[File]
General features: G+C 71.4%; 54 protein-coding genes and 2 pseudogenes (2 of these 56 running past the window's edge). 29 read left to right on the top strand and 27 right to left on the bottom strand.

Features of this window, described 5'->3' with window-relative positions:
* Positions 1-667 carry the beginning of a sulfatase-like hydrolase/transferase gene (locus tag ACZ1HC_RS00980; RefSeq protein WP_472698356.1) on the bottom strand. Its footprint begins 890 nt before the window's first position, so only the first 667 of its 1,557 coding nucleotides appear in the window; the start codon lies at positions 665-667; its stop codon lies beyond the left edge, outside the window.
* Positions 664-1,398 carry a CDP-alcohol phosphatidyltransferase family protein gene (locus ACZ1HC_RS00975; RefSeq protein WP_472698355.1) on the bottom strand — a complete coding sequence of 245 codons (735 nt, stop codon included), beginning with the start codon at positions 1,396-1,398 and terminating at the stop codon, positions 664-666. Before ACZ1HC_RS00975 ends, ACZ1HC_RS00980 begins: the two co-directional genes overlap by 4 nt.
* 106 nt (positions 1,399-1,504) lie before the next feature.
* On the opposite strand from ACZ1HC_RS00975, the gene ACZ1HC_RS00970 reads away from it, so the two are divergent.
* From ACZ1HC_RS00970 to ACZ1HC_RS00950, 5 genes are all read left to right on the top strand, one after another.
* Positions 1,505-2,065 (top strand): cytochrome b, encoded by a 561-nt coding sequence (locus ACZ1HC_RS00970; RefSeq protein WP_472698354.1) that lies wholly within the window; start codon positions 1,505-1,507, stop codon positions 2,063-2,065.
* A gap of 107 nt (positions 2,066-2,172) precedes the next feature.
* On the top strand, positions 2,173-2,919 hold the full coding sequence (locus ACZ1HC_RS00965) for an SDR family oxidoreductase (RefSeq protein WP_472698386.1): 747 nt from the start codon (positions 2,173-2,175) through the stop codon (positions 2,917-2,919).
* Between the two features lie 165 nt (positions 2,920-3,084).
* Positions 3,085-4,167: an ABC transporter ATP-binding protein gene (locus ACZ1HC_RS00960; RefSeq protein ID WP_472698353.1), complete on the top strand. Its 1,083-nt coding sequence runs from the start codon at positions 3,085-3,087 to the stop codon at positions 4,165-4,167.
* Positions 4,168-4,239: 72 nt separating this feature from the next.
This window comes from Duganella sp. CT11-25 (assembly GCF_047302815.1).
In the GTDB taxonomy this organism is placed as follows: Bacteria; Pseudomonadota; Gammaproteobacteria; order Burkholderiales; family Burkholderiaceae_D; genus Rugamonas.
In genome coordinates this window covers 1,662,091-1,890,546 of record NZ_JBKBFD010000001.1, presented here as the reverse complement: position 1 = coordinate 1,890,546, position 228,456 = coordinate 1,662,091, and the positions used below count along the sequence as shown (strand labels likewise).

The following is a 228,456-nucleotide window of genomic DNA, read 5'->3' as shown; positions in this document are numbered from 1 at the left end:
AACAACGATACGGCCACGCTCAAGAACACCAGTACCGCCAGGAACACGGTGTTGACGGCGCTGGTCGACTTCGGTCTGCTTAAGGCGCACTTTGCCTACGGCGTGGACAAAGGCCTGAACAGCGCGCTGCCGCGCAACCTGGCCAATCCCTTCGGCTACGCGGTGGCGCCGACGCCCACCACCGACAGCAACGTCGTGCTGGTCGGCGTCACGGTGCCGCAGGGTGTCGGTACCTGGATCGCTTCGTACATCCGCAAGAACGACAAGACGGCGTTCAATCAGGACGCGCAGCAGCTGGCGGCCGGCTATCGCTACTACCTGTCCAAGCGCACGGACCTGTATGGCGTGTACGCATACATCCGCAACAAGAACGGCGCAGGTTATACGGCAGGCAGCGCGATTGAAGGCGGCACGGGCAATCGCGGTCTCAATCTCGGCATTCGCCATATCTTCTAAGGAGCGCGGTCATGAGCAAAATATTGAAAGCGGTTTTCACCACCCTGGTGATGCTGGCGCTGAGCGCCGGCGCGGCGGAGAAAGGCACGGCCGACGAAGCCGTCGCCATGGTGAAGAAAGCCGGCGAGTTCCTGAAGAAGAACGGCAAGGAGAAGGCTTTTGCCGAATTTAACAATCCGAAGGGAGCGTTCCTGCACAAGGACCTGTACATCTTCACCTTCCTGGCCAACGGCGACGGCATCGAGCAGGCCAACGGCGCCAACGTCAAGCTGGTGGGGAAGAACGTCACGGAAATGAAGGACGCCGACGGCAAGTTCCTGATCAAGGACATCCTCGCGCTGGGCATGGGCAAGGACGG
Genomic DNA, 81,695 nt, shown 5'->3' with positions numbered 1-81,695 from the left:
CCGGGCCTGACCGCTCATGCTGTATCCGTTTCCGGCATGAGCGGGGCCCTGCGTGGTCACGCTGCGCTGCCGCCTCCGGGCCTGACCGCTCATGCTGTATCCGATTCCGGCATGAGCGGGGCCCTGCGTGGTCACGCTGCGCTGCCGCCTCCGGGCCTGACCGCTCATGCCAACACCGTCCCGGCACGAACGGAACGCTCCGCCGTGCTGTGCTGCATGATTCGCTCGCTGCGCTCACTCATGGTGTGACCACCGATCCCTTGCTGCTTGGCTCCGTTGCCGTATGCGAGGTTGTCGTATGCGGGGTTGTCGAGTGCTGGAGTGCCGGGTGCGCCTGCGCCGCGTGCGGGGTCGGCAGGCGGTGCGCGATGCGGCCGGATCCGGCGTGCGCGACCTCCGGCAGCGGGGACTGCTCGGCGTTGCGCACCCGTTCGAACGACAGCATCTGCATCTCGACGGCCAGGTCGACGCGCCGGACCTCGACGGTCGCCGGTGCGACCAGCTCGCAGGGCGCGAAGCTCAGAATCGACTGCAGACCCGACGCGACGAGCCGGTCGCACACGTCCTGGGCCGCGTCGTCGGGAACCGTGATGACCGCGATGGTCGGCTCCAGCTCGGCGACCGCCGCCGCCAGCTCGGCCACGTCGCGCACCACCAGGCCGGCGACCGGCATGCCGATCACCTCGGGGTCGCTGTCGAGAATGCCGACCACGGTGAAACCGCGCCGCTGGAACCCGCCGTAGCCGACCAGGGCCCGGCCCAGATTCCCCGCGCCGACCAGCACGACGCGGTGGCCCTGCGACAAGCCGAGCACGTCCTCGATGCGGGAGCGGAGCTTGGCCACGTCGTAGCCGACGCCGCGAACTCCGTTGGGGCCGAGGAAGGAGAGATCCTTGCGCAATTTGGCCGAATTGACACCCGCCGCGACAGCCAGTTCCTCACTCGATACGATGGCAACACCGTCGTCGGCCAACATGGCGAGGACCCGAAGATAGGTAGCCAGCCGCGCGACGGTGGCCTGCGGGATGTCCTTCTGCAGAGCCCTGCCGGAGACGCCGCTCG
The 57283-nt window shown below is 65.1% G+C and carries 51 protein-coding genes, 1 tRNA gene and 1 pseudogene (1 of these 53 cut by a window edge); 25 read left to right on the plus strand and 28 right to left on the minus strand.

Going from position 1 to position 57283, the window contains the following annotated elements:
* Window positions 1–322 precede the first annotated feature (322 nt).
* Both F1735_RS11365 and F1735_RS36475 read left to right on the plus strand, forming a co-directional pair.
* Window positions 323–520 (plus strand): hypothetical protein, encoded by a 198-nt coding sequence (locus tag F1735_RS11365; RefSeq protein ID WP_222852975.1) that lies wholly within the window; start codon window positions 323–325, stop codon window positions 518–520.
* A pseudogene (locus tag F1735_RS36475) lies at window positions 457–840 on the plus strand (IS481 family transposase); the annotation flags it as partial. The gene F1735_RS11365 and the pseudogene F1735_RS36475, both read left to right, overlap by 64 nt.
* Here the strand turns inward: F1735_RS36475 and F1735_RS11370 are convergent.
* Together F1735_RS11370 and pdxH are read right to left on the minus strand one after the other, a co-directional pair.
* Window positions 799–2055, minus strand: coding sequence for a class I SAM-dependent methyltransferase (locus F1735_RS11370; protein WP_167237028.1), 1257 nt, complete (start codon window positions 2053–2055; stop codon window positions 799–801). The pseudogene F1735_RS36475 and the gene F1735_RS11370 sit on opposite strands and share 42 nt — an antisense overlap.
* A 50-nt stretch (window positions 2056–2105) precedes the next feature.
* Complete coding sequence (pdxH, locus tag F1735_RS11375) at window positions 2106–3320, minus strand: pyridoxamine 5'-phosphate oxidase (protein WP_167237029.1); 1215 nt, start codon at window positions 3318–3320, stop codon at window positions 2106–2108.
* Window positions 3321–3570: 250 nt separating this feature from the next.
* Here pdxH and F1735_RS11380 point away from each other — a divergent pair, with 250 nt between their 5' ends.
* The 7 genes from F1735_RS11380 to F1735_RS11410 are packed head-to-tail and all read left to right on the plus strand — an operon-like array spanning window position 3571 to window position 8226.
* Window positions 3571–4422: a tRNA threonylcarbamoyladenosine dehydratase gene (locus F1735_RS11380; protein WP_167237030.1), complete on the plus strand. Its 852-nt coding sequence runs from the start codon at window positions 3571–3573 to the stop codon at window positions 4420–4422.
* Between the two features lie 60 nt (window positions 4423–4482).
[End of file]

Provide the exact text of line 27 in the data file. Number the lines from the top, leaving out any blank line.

* Here the strand turns inward: F1735_RS36475 and F1735_RS11370 are convergent.